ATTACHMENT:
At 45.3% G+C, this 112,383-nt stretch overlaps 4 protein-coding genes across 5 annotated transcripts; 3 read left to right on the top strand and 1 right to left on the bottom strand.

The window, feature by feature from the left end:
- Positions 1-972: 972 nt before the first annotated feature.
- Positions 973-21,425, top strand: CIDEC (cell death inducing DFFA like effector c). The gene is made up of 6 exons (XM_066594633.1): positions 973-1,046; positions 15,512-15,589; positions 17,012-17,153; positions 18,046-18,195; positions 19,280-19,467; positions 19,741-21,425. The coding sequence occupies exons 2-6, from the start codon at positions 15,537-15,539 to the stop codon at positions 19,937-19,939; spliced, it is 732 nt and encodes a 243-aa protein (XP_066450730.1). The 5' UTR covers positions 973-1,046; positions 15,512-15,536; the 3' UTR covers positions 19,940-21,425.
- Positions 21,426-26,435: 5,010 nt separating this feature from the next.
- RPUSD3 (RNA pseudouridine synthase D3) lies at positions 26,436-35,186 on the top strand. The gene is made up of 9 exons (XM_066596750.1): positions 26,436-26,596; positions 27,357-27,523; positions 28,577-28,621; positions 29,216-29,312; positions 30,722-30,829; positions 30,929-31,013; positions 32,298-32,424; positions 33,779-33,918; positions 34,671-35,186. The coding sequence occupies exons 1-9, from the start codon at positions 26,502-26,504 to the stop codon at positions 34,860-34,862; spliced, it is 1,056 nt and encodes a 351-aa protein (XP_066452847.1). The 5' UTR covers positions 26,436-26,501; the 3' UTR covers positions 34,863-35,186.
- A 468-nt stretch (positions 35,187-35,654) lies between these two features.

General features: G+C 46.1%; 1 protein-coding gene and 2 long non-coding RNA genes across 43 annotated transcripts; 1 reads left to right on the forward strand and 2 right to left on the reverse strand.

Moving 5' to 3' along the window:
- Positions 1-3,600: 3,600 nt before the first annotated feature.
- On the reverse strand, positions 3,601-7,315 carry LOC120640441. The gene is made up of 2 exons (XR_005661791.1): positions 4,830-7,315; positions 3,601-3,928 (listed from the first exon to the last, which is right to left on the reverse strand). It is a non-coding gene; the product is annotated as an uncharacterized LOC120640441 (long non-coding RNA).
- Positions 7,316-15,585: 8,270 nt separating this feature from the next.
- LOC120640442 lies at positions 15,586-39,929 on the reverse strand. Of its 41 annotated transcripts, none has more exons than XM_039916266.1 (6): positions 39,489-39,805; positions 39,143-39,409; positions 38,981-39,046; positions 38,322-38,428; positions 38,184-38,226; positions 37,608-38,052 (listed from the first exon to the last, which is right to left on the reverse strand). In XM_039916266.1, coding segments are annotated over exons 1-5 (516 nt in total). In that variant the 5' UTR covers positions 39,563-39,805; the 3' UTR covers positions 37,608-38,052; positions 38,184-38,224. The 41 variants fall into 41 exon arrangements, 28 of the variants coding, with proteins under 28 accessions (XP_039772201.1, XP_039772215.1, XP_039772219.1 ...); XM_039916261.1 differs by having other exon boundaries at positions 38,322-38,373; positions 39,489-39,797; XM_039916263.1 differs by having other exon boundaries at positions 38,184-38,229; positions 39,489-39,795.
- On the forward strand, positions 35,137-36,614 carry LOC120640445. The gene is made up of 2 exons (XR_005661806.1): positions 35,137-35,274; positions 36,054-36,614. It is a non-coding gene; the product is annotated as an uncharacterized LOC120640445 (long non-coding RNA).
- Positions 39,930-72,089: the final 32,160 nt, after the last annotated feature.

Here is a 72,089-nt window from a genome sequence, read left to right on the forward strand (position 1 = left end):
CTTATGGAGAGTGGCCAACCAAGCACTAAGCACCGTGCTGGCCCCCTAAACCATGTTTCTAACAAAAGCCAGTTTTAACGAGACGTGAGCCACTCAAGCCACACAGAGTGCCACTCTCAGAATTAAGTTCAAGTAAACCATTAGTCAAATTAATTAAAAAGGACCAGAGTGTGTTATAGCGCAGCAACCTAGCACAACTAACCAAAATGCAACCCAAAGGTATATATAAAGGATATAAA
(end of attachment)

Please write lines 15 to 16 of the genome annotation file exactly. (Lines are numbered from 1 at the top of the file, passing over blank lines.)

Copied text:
- Positions 39,930-72,089: the final 32,160 nt, after the last annotated feature.

Here is a 72,089-nt window from a genome sequence, read left to right on the forward strand (position 1 = left end):